Street portraits are a powerful way of capturing the stories of the city. It takes guts to stop a total stranger and ask to take their photo. We’ve been shooting lots of videos recently of how to shoot street portraits.
It’s great fun to get out and meet new people. It feels more like design research, urban anthropology or investigative journalism than photography. I am naturally a bit shy, so the exercise of approaching random strangers is a real adrenaline buzz.
Candid portraits versus posed portraits
The most recent street portraits video that we put on YouTube attracted some interesting comments and questions. The chief of which was “Where are the photos from the shoot?” So today, I’m sharing the results from the Asked Portrait style video. We were out shooting on Brick Lane in East London when I caught the eye of the proprietor of one of the shoe stores. I don’t normally shoot stall vendors and street performers because they’re so used to it. But something about Ahmed was captivating. I grabbed a candid shot as I walked by before we stopped to chat with him. Ironically, the candid shot is actually quite good.
It’s interesting to contrast the candid portrait to the posed portrait. In this case the candid shot has a bit more personality and emotion. This is common with a beginner anthropologist or storyteller. You can see in the video that I did my best to chat casually with the subject. But I could have done more to direct him. Once a subject starts smiling like a tourist posing then you’re in trouble. This type of smile with the mouth (not the eyes) is a mask that hides the real person and their real story.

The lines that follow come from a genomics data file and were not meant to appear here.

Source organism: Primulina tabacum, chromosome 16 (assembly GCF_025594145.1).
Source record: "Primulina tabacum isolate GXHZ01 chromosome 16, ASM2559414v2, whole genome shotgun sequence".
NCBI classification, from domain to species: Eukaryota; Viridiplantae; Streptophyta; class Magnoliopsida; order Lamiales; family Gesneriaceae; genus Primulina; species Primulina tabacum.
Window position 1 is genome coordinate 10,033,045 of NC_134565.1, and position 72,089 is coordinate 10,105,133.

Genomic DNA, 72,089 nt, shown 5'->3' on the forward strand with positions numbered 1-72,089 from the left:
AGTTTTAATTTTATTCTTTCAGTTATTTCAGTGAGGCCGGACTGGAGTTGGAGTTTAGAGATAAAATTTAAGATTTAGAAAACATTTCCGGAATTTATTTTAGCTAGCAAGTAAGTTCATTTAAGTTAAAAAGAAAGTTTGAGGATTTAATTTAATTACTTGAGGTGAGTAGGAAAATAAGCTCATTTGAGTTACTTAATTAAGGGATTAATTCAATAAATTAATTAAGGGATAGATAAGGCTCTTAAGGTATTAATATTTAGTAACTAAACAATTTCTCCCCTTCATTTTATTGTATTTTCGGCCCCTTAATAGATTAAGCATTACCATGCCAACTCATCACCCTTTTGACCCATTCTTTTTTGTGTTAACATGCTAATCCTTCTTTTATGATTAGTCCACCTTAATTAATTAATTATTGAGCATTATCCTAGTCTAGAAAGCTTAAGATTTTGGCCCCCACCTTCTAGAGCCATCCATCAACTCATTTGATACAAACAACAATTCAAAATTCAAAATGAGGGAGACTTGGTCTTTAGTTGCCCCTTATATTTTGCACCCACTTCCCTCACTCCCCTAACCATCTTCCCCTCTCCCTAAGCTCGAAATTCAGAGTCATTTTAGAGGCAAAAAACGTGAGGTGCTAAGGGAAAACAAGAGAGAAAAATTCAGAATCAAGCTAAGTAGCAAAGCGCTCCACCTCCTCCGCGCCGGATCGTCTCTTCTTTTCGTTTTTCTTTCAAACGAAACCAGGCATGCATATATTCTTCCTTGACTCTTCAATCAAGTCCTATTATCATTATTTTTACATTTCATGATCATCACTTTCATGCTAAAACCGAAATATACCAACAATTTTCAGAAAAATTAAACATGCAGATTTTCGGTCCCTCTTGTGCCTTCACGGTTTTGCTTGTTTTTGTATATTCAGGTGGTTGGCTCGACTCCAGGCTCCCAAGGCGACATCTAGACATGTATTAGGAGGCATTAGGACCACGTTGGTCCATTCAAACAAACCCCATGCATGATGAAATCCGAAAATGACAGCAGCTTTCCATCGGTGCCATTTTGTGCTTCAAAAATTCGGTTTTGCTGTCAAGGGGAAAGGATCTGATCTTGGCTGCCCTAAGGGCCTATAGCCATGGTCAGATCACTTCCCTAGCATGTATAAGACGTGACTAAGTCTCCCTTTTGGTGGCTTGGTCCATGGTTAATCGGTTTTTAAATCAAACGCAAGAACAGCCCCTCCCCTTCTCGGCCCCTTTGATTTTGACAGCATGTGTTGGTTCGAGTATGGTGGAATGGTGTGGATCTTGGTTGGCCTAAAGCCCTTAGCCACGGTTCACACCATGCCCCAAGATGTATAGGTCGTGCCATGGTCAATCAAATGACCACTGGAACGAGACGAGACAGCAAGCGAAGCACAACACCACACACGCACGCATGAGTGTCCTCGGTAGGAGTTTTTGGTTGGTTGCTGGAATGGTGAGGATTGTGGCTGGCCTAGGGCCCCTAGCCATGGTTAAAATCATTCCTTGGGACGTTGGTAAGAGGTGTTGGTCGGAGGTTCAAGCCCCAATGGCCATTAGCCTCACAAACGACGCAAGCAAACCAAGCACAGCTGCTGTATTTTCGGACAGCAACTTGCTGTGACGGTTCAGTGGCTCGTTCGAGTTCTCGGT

Capturing something real in a street portrait
The posed portraits do capture a certain glimmer in the eyes that I like. You can still get some good shots by talking to the subject so that their eyes come back to life as they interact with you. You can do all sorts of things to shock them back into a real expression. The best is to make them laugh.
Don’t be afraid to coach your models. It’s ok to try and get them to stop smiling by asking them to do something such as “look down, then look up” or to make funny faces. Anything to change up the expression so you get to see the real them. One trick is to get them to jump up and down. This is a safe behaviour but it gets someone back totally into the moment.
Street portraits on burst mode
Don’t be afraid to spray and pray. What rescued this shoot was that I had lots of shots to choose from in processing. The more photos you take, the more chances that you will capture the exact moment that their expression changes and you see their life story in their eyes.
Shoot on burst mode and try to grab shots before the subject is ready or after they think you’ve finished. The best shots will be the ones where they have forgotten that you are taking the photo. If you shoot a lot of frames then you can pick the best one afterwards rather than regretting that the focus was out or the subject blinked.
This shoot was interesting because you can learn as much from what I did wrong as what I got right. But that’s the real joy of street photography. You can always be growing and improving.
You can see the video of us shooting on Brick Lane in the Street Portraits post.